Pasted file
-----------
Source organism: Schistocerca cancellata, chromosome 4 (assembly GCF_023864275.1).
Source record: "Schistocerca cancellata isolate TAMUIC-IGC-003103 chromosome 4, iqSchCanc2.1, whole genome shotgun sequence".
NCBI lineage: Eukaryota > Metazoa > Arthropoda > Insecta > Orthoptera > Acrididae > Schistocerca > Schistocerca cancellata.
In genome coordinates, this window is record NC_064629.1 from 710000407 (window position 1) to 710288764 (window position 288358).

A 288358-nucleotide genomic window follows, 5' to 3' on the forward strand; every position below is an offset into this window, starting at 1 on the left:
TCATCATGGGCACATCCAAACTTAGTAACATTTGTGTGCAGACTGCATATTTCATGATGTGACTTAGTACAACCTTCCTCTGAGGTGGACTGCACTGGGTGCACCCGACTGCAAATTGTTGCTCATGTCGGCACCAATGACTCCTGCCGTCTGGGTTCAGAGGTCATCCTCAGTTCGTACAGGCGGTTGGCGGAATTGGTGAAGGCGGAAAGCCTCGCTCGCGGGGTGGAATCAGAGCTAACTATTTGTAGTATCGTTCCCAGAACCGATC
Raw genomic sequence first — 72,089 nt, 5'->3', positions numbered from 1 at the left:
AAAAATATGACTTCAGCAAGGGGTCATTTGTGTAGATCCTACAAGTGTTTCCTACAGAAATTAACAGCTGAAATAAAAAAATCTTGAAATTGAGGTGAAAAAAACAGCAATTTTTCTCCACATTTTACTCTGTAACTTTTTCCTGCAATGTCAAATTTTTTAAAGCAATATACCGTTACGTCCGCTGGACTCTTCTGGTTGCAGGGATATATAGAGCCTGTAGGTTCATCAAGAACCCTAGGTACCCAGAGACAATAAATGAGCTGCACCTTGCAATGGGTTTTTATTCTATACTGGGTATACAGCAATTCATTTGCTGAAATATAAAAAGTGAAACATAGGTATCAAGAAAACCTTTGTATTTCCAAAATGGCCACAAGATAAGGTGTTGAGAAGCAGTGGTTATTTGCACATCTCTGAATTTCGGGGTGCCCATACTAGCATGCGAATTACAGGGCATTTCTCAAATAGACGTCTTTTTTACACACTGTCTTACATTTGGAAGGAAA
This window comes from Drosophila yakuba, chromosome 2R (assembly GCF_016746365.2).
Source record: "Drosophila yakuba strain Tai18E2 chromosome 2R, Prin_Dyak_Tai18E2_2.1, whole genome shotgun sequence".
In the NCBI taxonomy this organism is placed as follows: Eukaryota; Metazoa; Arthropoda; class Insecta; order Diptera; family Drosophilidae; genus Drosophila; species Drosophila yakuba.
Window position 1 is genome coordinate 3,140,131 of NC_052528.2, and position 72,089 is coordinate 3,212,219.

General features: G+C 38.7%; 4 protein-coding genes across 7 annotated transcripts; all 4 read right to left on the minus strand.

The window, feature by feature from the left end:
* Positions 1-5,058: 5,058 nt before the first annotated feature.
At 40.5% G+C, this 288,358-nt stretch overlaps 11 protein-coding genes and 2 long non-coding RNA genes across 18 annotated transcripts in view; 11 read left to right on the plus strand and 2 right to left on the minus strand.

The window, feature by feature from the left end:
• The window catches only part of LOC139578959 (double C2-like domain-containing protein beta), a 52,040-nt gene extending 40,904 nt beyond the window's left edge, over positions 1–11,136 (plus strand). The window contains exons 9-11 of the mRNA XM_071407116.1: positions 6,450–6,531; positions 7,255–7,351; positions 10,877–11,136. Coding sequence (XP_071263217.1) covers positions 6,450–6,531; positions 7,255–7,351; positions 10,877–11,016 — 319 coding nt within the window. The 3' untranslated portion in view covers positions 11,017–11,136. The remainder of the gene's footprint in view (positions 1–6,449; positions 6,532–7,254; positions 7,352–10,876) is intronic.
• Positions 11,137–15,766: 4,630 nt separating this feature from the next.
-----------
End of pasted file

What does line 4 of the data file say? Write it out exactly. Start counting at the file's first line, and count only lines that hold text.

In genome coordinates, this window is record NC_064629.1 from 710000407 (window position 1) to 710288764 (window position 288358).